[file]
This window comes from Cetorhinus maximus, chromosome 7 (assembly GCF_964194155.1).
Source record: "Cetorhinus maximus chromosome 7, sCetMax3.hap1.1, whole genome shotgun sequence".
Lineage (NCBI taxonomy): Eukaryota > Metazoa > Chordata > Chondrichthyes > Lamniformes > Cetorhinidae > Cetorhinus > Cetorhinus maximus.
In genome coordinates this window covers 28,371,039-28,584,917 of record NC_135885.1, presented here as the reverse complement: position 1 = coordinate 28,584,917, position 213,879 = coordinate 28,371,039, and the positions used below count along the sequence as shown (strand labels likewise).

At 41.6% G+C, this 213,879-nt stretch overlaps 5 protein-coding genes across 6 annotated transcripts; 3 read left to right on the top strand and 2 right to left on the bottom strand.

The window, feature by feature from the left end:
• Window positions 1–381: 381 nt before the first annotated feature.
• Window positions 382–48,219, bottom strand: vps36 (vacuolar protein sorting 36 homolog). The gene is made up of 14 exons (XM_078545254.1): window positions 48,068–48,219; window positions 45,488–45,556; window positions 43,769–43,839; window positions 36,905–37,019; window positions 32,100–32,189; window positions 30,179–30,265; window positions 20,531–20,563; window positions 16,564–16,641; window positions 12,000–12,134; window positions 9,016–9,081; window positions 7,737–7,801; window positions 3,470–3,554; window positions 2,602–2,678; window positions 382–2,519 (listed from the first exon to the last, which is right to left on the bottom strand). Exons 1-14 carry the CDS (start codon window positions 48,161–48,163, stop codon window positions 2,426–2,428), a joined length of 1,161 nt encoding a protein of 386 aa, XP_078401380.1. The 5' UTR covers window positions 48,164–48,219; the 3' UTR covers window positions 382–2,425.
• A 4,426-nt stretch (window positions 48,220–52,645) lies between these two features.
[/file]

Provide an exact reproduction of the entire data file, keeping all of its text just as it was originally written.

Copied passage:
This window comes from Cetorhinus maximus, chromosome 7 (assembly GCF_964194155.1).
Source record: "Cetorhinus maximus chromosome 7, sCetMax3.hap1.1, whole genome shotgun sequence".
Lineage (NCBI taxonomy): Eukaryota > Metazoa > Chordata > Chondrichthyes > Lamniformes > Cetorhinidae > Cetorhinus > Cetorhinus maximus.
In genome coordinates this window covers 28,371,039-28,584,917 of record NC_135885.1, presented here as the reverse complement: position 1 = coordinate 28,584,917, position 213,879 = coordinate 28,371,039, and the positions used below count along the sequence as shown (strand labels likewise).

At 41.6% G+C, this 213,879-nt stretch overlaps 5 protein-coding genes across 6 annotated transcripts; 3 read left to right on the top strand and 2 right to left on the bottom strand.

The window, feature by feature from the left end:
• Window positions 1–381: 381 nt before the first annotated feature.
• Window positions 382–48,219, bottom strand: vps36 (vacuolar protein sorting 36 homolog). The gene is made up of 14 exons (XM_078545254.1): window positions 48,068–48,219; window positions 45,488–45,556; window positions 43,769–43,839; window positions 36,905–37,019; window positions 32,100–32,189; window positions 30,179–30,265; window positions 20,531–20,563; window positions 16,564–16,641; window positions 12,000–12,134; window positions 9,016–9,081; window positions 7,737–7,801; window positions 3,470–3,554; window positions 2,602–2,678; window positions 382–2,519 (listed from the first exon to the last, which is right to left on the bottom strand). Exons 1-14 carry the CDS (start codon window positions 48,161–48,163, stop codon window positions 2,426–2,428), a joined length of 1,161 nt encoding a protein of 386 aa, XP_078401380.1. The 5' UTR covers window positions 48,164–48,219; the 3' UTR covers window positions 382–2,425.
• A 4,426-nt stretch (window positions 48,220–52,645) lies between these two features.